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Should this Paschal-area church become apartments? Neighborhood has concerns

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An apartment complex planned near Paschal High School has neighbors worried about traffic and parking, but the developer says the project is early in the planning stages and is likely to evolve.

A Paschal Neighborhood neighborhood meeting is planned Thursday at the SouthSide City Church — the same site at 2100 W. Lowden St. that could become more than two dozen apartments across from the Paschal High School baseball fields. The church has sold and TownSite Company applied for a zoning change that would allow the roughly one acre lot to become apartments.

Neighbors say an apartment complex is too dense for an area that is already congested from street parking and school-related traffic. They’re hoping to work something out with the developer before the city council votes Tuesday on a proposed zoning change.

“We’re not against progress or development,” said Rick Garcia, Paschal Neighborhood Association president. “We’re just not sure this is the right location.”

Mary Nell Poole with TownSite Company said the building would follow nearly the exact same footprint as the church, with the parking in the same location. She cautioned that plans haven’t been finalized and her hope is to continue to work with the neighborhood to find a middle ground.

“We’re really working with them to make sure this is something that will fit and be viable for the neighborhood,” she said.

In the most recent plan, three townhouse-style units would face south on the Lowden side of the property. Each would be three stories with three to four bedrooms. The building would step down to two stories with one and two bedroom options in the rear, closer to the single-family homes to the north. The building would have 26 units.

Poole said the parking lot would have five more spots than needed.

But J.D. Barnes, who lives nearby, said parking and traffic are still a concern. The narrow residential streets of Lowden, Frazier Avenue and Townsend Drive quickly become crowded with cars, especially when both Paschal and TCU students park in the neighborhood, he said.

“The traffic has just gotten so bad, especially with people parking on the streets,” he said. “It’s a real danger.”

Several denser housing develops, including townhouses, have been built in the neighborhood in recent years, he said. If the rental market collapses, he said he and neighbors are worried about vacant homes.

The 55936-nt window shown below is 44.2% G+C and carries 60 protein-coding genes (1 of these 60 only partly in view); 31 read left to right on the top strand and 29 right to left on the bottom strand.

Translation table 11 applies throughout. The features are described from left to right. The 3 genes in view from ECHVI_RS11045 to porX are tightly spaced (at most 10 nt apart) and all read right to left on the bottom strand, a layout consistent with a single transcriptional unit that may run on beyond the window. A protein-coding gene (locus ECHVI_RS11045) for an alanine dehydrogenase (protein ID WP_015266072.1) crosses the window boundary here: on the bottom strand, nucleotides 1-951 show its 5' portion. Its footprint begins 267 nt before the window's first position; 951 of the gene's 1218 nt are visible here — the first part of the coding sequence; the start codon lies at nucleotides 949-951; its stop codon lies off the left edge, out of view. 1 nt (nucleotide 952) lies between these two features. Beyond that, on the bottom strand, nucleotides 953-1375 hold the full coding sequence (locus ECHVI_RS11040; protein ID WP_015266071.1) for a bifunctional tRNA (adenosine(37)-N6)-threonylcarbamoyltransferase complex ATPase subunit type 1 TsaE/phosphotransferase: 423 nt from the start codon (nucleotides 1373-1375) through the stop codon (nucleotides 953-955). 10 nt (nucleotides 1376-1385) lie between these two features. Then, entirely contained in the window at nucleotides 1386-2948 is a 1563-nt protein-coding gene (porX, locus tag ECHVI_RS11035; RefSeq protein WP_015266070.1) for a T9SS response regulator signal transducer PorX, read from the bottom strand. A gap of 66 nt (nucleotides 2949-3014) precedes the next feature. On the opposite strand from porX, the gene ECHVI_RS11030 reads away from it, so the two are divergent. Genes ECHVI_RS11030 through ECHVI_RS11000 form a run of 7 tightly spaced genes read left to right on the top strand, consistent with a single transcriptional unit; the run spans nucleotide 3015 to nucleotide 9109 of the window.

“This doesn’t sound like progress to me,” he said.

It is likely the Paschal area will continue to evolve.

Not only is it close to TCU, but most of the neighborhood is within a mile of a planned TEXRail stop at Cleburne Road and West Berry Street.

That stop would connect the TCU area to downtown and DFW Airport, but could be several years away. Officials at Trinity Metro, the transit agency that owns TEXRail, believe it’s realistic to extend the line 1.5 miles and open a station in Fort Worth’s medical district possibly within three to four years, but it’s unclear when the Berry Street stop would become a reality.

The city, through incentives and zoning, has been encouraging redevelopment around commuter rail lines. Developers can receive tax breaks for projects that blend commercial and residential and meet other requirements.

Developers haven’t applied for tax incentives on the Lowden Street project yet. The city zoning commission voted against the proposal 3-5 in August.

Long term plans for the area around Paschal High School call for multifamily complexes to buffer the single-family homes from denser development that may come to Cleburne and Berry.

While the Lowden Street apartments fall into that zone, Garcia said the high school already provides about two blocks of buffer.

“We’re getting to almost the middle of the neighborhood, and that’s too far in for apartments,” he said.

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Luke Ranker covers the intersection of people and government focused on Fort Worth and Tarrant County. He came to Texas from the plains of Kansas, where he wrote about a lot, including government, crime and courts in Topeka. He survived a single winter in Pennsylvania as a breaking news reporter. He can be reached at 817-390-7747 or
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